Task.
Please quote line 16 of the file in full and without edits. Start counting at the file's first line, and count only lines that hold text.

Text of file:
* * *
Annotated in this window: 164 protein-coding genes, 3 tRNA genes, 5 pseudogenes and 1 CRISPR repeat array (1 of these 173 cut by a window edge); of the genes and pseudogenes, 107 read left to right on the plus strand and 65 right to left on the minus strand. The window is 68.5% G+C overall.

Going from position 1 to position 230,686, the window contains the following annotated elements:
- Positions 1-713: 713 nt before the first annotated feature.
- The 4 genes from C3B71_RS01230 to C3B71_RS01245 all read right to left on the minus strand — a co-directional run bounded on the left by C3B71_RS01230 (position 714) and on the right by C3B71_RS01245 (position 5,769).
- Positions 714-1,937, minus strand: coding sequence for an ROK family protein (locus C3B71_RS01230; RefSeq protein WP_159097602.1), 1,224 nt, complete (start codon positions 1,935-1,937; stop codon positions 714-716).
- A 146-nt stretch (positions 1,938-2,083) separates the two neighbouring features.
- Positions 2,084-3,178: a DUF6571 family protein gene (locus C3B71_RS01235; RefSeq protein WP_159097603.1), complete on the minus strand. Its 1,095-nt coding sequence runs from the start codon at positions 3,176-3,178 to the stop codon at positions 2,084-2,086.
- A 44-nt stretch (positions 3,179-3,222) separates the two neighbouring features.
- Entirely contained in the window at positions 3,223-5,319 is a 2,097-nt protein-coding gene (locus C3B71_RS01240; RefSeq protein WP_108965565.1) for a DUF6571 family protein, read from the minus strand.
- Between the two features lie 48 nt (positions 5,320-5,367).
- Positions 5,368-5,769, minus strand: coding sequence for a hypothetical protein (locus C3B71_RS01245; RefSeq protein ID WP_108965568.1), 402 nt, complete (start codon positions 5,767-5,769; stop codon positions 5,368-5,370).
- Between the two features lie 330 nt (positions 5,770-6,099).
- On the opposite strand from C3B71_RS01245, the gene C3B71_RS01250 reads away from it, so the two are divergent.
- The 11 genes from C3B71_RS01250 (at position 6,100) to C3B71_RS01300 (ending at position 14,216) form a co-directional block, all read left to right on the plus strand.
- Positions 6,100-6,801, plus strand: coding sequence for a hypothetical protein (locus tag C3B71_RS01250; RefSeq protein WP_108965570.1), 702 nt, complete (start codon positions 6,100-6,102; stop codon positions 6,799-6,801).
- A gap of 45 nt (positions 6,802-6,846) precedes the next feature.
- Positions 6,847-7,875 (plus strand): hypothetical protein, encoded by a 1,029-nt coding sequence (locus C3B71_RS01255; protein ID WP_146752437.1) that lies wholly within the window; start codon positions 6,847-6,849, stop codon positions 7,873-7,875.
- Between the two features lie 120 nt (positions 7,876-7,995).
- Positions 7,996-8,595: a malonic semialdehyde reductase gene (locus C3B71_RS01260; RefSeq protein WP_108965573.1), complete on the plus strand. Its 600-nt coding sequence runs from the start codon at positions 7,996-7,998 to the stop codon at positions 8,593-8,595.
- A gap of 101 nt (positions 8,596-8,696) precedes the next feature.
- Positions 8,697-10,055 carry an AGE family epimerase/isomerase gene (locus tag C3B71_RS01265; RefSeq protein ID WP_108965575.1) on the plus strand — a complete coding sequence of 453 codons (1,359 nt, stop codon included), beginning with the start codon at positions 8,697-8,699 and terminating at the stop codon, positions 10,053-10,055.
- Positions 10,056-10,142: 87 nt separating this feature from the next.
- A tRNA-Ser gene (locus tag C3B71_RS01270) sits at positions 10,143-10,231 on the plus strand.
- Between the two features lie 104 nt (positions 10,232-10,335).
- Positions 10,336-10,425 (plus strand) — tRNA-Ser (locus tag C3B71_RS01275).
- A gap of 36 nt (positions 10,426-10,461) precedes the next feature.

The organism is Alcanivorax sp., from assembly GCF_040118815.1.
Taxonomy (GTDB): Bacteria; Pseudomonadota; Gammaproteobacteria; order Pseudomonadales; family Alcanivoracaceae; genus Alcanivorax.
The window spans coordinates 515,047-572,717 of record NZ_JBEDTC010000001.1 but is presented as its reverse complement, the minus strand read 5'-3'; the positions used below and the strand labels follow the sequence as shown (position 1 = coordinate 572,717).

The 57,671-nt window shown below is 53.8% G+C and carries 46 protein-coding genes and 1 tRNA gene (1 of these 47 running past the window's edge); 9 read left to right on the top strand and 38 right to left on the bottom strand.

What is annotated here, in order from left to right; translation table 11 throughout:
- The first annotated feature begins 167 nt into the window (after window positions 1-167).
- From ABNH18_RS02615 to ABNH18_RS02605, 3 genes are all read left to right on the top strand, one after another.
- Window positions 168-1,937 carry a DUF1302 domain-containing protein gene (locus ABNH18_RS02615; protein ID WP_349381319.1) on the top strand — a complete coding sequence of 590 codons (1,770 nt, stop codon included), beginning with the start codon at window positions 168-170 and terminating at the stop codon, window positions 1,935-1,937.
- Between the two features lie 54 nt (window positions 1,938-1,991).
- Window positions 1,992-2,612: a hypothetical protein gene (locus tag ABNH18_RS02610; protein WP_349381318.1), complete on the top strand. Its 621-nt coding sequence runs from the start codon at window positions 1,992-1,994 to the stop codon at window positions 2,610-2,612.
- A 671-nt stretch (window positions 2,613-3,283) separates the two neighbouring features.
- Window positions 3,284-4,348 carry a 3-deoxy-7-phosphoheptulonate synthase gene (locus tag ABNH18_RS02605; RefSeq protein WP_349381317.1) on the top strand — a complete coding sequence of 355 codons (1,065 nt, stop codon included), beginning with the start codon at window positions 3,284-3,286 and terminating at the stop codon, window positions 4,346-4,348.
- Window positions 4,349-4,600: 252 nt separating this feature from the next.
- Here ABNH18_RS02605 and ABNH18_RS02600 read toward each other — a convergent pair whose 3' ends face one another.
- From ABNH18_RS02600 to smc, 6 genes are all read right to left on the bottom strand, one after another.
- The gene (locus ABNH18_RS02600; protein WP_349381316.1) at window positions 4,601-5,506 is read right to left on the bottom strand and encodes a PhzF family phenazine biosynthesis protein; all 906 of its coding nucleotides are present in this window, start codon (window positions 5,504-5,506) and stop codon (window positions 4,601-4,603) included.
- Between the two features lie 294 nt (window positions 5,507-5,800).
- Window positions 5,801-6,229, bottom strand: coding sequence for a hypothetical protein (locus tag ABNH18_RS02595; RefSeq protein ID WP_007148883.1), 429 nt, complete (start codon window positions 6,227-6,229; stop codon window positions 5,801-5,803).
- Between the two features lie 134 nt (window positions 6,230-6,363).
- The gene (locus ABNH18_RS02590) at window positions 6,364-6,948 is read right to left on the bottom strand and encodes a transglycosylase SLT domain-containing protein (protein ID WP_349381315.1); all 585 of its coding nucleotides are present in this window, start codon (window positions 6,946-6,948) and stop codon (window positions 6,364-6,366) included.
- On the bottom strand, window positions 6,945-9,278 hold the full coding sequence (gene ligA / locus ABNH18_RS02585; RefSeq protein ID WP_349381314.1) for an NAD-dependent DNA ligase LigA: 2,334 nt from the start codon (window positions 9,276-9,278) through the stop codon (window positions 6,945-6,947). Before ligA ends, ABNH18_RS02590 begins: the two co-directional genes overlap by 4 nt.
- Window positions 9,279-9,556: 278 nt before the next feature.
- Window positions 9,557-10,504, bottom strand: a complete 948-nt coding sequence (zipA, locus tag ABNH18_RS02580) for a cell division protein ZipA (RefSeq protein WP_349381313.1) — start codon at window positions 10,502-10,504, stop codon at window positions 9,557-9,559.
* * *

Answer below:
- A gap of 45 nt (positions 6,802-6,846) precedes the next feature.